Quantico Creek Restoration Costs Soar
– August 13, 2014 6:00 am
It’s going to cost $1.3 million, about a quarter of the town’s $4.4 million annual budget, to restore just one phase of Quantico Creek. The creek is a small stream that traverses the town running from Interstate 95 past U.S. 1 and flowing into Quantico Bay – a body of water where the town someday hopes to develop waterfront access for its residents.
Now, following a meeting of the Town Council, officials say they will go back and review the study that outlined how the creek should be restored and how much it will cost.
“We’re not looking for another report. We’re looking for a way to move ahead,” said Dumfries Director of Public Works Richard West. “We’re just looking for some independent validation of the current estimate.”
Officials paid the independent firm of McCormick-Taylor of Glen Allen a combined total of $26,866 to produce the report and map the creek. The creek was mapped in four phases, or reaches, with the first reach extending from I-95 to U.S. 1. It’s going to cost $300,000 to design the improvements, and $1 million to construct them, and that’s just for the first reach, said West.
That number is a far cry from what the town budgeted — just $200,000 in its five-year capital improvement plan — for all Quantico Creek stream restoration.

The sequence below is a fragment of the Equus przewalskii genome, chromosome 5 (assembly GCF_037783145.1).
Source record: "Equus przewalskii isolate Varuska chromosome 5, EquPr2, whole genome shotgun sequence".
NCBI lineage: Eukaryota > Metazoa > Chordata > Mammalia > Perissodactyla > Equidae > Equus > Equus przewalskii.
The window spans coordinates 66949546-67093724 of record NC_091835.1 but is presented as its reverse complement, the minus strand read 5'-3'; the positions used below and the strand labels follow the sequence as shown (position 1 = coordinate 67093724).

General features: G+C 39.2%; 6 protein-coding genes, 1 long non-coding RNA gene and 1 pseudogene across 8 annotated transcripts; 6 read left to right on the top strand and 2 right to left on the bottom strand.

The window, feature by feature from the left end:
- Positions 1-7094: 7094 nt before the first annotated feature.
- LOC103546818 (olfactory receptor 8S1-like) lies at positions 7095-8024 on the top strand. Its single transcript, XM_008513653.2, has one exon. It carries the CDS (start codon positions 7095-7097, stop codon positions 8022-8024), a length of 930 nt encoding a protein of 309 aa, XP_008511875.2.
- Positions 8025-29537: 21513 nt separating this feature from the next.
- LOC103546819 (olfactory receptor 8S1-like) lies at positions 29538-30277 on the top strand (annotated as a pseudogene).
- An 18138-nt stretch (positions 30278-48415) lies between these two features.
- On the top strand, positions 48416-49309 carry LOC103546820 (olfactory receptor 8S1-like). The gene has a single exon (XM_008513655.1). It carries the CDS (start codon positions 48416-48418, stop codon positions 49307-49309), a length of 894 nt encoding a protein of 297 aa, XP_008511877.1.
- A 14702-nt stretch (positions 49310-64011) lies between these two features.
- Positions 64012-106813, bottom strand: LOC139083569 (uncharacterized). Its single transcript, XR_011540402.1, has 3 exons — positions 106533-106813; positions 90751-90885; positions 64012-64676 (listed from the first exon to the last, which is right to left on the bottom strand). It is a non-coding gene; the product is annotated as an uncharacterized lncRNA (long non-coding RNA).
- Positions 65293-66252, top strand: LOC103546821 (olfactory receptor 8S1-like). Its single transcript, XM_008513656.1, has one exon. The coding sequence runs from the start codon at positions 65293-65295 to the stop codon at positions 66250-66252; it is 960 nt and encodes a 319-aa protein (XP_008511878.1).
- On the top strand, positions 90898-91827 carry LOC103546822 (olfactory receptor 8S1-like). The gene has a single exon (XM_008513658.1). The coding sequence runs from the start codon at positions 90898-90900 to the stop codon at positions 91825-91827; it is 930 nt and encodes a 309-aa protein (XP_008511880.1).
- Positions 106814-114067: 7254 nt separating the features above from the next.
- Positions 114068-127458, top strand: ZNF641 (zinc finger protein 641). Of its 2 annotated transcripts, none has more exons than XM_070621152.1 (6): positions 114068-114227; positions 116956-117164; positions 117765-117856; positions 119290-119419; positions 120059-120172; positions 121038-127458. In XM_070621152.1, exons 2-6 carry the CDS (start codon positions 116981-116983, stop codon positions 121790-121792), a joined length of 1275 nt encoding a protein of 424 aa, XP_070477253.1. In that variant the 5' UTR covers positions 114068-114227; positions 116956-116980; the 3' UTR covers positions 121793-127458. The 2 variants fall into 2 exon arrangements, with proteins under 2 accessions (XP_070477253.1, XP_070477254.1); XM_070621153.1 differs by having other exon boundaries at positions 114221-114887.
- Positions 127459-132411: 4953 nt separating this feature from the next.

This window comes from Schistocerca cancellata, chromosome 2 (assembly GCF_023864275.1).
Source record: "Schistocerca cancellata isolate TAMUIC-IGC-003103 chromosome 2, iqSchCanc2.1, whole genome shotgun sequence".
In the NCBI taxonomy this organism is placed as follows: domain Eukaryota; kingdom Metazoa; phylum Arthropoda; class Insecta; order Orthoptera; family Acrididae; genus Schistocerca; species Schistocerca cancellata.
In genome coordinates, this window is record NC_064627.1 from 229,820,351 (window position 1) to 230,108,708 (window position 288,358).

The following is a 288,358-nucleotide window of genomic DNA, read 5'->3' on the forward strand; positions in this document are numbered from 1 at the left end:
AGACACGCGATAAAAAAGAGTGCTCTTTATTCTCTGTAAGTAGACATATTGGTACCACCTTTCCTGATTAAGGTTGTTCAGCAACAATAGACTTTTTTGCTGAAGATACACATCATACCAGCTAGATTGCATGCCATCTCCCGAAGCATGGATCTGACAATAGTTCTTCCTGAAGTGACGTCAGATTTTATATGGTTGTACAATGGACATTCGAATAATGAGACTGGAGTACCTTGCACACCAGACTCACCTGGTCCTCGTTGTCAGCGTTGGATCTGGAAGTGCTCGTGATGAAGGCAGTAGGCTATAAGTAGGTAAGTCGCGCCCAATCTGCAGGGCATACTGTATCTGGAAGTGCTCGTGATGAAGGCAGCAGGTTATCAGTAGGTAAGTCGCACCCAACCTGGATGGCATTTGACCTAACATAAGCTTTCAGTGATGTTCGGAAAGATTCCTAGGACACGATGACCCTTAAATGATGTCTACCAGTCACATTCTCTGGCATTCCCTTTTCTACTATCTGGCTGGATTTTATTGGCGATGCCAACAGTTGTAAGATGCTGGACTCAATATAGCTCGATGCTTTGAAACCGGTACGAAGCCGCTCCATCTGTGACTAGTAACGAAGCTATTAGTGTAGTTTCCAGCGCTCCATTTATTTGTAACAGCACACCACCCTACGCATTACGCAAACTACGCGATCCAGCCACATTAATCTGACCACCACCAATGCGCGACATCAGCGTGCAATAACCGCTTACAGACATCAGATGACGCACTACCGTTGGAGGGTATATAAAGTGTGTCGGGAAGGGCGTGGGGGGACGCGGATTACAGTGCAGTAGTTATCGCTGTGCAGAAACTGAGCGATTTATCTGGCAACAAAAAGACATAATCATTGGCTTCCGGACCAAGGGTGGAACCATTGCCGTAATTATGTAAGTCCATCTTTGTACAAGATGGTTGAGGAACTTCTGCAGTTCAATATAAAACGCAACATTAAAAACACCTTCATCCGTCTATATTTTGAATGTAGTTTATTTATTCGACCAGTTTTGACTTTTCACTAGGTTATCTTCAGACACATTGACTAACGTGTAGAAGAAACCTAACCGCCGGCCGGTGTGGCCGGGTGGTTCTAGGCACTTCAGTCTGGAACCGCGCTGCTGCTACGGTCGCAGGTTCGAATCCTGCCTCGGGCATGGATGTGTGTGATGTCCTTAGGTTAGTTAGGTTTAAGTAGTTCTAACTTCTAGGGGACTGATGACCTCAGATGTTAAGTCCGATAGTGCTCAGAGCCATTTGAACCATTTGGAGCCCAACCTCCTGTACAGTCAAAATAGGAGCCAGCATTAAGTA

In the first reach , “A Natural Resources Conservation Service (NRCS) assessment completed in 2002 states that “the elevation of the stream bottom has dropped six to nine feet in the reaches between Fraley Boulevard (U.S. Route 1 North) and Interstate 95 between 1973 and 2002”. In addition, the tributaries eroded vertically to the elevation of the streambed. The banks were described as nearly vertical and bare and floodplain vegetation was sparse and of poor quality,” the report states.
Back in the 1970s, the creek was rerouted to accommodate flow from a sewage treatment plant, and new berms were built alongside the creek, according to the report.
Flooding and erosion along the creek bank has called a problem by town officials. West said it’s been at least six months since he’s been to a property that has experienced any type of major flooding or property damage caused by the creek.
“Back in June, we have some flooding and the creek rose, and some people in [the] Prince William Estates [neighborhood] complained about high water and debris in their yard, but there was no property damage,” said West.
Cost estimates to complete work on the three subsequent phases of the creek have not been provided, but West says each phase could cost as much as the first. The town is looking into federal funding to help offset the cost of the stream restoration but so far has been unable to win any grants.
Prince William County is also exploring costly stream restoration projects along the Occoquan River. In Woodbridge, a grant was used to restore Cow Branch, a stream that runs underneath U.S. 1.